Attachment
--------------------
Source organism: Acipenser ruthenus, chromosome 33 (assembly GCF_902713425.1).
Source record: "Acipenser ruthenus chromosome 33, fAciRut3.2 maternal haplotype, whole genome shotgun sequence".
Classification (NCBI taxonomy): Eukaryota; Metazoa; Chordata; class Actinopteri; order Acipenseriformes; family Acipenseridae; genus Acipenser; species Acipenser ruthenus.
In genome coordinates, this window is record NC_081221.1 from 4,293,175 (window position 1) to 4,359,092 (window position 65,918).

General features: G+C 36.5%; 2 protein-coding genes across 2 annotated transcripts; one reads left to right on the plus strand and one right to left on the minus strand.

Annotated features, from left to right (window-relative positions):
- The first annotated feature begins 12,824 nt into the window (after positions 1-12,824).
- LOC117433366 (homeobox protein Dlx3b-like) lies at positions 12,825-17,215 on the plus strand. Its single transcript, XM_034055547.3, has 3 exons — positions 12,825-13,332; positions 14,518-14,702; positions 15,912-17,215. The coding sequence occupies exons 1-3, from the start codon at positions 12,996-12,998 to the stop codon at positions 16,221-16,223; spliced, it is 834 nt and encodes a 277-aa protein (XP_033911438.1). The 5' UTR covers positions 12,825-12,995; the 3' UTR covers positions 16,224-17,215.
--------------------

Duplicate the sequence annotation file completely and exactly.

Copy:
Source organism: Acipenser ruthenus, chromosome 33 (assembly GCF_902713425.1).
Source record: "Acipenser ruthenus chromosome 33, fAciRut3.2 maternal haplotype, whole genome shotgun sequence".
Classification (NCBI taxonomy): Eukaryota; Metazoa; Chordata; class Actinopteri; order Acipenseriformes; family Acipenseridae; genus Acipenser; species Acipenser ruthenus.
In genome coordinates, this window is record NC_081221.1 from 4,293,175 (window position 1) to 4,359,092 (window position 65,918).

General features: G+C 36.5%; 2 protein-coding genes across 2 annotated transcripts; one reads left to right on the plus strand and one right to left on the minus strand.

Annotated features, from left to right (window-relative positions):
- The first annotated feature begins 12,824 nt into the window (after positions 1-12,824).
- LOC117433366 (homeobox protein Dlx3b-like) lies at positions 12,825-17,215 on the plus strand. Its single transcript, XM_034055547.3, has 3 exons — positions 12,825-13,332; positions 14,518-14,702; positions 15,912-17,215. The coding sequence occupies exons 1-3, from the start codon at positions 12,996-12,998 to the stop codon at positions 16,221-16,223; spliced, it is 834 nt and encodes a 277-aa protein (XP_033911438.1). The 5' UTR covers positions 12,825-12,995; the 3' UTR covers positions 16,224-17,215.